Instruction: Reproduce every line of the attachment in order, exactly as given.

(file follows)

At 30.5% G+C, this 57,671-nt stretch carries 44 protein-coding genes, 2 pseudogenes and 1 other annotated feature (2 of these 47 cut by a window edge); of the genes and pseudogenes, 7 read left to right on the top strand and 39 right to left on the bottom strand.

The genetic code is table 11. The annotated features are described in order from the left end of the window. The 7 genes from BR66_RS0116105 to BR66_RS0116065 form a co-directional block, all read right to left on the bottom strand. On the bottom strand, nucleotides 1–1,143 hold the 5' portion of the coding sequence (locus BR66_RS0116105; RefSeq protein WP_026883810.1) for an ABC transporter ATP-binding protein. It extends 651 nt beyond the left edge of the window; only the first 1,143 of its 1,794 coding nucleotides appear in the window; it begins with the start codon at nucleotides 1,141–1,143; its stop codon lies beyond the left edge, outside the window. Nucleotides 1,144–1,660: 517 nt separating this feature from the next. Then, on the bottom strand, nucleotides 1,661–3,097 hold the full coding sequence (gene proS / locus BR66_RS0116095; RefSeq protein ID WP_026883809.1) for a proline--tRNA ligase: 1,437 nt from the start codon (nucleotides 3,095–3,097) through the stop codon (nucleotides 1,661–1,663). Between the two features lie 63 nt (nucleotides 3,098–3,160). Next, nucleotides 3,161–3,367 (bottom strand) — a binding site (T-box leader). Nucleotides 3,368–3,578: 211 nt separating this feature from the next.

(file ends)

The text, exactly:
At 30.5% G+C, this 57,671-nt stretch carries 44 protein-coding genes, 2 pseudogenes and 1 other annotated feature (2 of these 47 cut by a window edge); of the genes and pseudogenes, 7 read left to right on the top strand and 39 right to left on the bottom strand.

The genetic code is table 11. The annotated features are described in order from the left end of the window. The 7 genes from BR66_RS0116105 to BR66_RS0116065 form a co-directional block, all read right to left on the bottom strand. On the bottom strand, nucleotides 1–1,143 hold the 5' portion of the coding sequence (locus BR66_RS0116105; RefSeq protein WP_026883810.1) for an ABC transporter ATP-binding protein. It extends 651 nt beyond the left edge of the window; only the first 1,143 of its 1,794 coding nucleotides appear in the window; it begins with the start codon at nucleotides 1,141–1,143; its stop codon lies beyond the left edge, outside the window. Nucleotides 1,144–1,660: 517 nt separating this feature from the next. Then, on the bottom strand, nucleotides 1,661–3,097 hold the full coding sequence (gene proS / locus BR66_RS0116095; RefSeq protein ID WP_026883809.1) for a proline--tRNA ligase: 1,437 nt from the start codon (nucleotides 3,095–3,097) through the stop codon (nucleotides 1,661–1,663). Between the two features lie 63 nt (nucleotides 3,098–3,160). Next, nucleotides 3,161–3,367 (bottom strand) — a binding site (T-box leader). Nucleotides 3,368–3,578: 211 nt separating this feature from the next.